Dame Whina Cooper
Whina Cooper, of Te Rarawa, was born in northern Hokianga in 1895. She took part in local affairs and by the 1930s had become a leader of the northern Hokianga people. In 1932 she played an active role, with Apirana Ngata, in setting up Maori land development schemes in the region. Eleven schemes (comprising 98,000 acres, or 40,000 hectares) were set up in the Hokianga district, and Whina supervised several. The schemes made rapid progress, although several later proved uneconomic.
When her second husband (Bill Cooper) died in 1949 Whina moved to Auckland. Here she found a new role as a pan-tribal Maori leader. She was foundation president of the Maori Women's Welfare League, and was active in creating regional branches. By the mid-1950s the League had over 300 branches and 4,000 members. It greatly improved improving living conditions for Maori who had recently moved to the cities and faced discrimination in housing and employment. Whina was appointed an MBE in 1953.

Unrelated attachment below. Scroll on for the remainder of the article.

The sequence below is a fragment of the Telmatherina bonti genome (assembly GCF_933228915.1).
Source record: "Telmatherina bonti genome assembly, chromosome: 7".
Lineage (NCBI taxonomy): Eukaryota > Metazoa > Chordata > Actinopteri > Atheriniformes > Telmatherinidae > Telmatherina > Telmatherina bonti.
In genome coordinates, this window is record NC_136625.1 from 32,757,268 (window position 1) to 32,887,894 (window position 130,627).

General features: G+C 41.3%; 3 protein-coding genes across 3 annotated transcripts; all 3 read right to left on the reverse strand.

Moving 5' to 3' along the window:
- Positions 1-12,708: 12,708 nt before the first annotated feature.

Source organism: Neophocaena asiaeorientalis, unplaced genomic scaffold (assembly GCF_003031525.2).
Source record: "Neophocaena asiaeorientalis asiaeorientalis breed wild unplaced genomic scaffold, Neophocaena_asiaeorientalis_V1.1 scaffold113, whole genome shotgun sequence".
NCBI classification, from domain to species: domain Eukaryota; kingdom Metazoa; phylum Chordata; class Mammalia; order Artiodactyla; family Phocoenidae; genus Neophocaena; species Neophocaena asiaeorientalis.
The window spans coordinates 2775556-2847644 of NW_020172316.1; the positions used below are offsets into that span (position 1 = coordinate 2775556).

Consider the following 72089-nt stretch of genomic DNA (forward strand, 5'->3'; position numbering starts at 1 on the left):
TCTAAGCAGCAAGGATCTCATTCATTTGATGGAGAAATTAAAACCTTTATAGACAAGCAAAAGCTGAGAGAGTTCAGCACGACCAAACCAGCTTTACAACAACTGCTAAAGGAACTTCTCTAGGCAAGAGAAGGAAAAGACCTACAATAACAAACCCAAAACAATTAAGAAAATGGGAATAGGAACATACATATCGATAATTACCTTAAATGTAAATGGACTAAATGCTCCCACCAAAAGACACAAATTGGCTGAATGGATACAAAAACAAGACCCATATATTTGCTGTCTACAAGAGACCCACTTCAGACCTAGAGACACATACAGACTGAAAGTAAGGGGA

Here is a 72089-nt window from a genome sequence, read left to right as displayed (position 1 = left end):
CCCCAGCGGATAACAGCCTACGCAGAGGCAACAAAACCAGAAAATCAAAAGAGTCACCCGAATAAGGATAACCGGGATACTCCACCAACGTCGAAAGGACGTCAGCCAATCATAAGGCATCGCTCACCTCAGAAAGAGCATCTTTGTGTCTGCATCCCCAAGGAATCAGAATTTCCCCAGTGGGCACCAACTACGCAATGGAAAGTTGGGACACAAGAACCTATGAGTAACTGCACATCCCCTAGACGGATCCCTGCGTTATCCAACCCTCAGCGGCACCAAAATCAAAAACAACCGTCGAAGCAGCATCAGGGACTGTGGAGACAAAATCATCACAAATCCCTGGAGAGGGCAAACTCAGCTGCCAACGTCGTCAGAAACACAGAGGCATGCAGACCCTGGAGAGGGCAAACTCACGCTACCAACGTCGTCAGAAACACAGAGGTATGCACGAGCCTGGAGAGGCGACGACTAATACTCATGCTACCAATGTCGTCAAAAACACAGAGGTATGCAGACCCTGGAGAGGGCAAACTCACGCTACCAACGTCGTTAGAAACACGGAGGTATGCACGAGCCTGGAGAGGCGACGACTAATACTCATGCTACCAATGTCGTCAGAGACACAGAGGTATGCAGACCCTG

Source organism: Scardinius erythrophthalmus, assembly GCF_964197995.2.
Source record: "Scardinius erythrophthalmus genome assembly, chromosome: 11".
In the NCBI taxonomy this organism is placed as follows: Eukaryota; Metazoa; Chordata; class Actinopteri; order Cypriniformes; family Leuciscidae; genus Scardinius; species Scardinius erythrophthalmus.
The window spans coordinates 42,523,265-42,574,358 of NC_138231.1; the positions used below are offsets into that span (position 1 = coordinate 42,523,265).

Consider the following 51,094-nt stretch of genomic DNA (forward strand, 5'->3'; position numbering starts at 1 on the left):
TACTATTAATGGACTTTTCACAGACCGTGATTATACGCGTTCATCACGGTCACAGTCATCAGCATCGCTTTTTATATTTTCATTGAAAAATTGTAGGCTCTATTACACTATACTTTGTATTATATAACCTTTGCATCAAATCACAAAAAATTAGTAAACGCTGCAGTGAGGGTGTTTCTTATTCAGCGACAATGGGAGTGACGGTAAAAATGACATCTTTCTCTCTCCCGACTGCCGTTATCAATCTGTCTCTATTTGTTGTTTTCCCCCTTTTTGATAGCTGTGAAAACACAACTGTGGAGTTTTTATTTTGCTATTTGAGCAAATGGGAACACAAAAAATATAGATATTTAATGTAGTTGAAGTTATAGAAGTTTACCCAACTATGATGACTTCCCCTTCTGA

Whina Cooper is perhaps best known for leading the famous 1975 land march from Te Hapua (in the far north) to Parliament in Wellington. The march was organised by Maori groups opposed to the further loss of their land. It marked a new era of protest and reform.
For most New Zealanders who witnessed the march the most inspiring image was the seemingly frail but passionately articulate 80-year-old woman who led it. About 5,000 marchers arrived at Parliament on October 13, 1975, where Whina presented a petition signed by 60,000 people to the Prime Minister, Bill Rowling.
Whina Cooper continued in public life, opening the Auckland Commonwealth Games in 1990. She told an international audience to remember 'that the Treaty was signed so that we could all live as one nation in Aotearoa'.
Whina Cooper died at Hokianga in 1994, aged 98. More than a million people watched the live television broadcast of her tangihanga (funeral).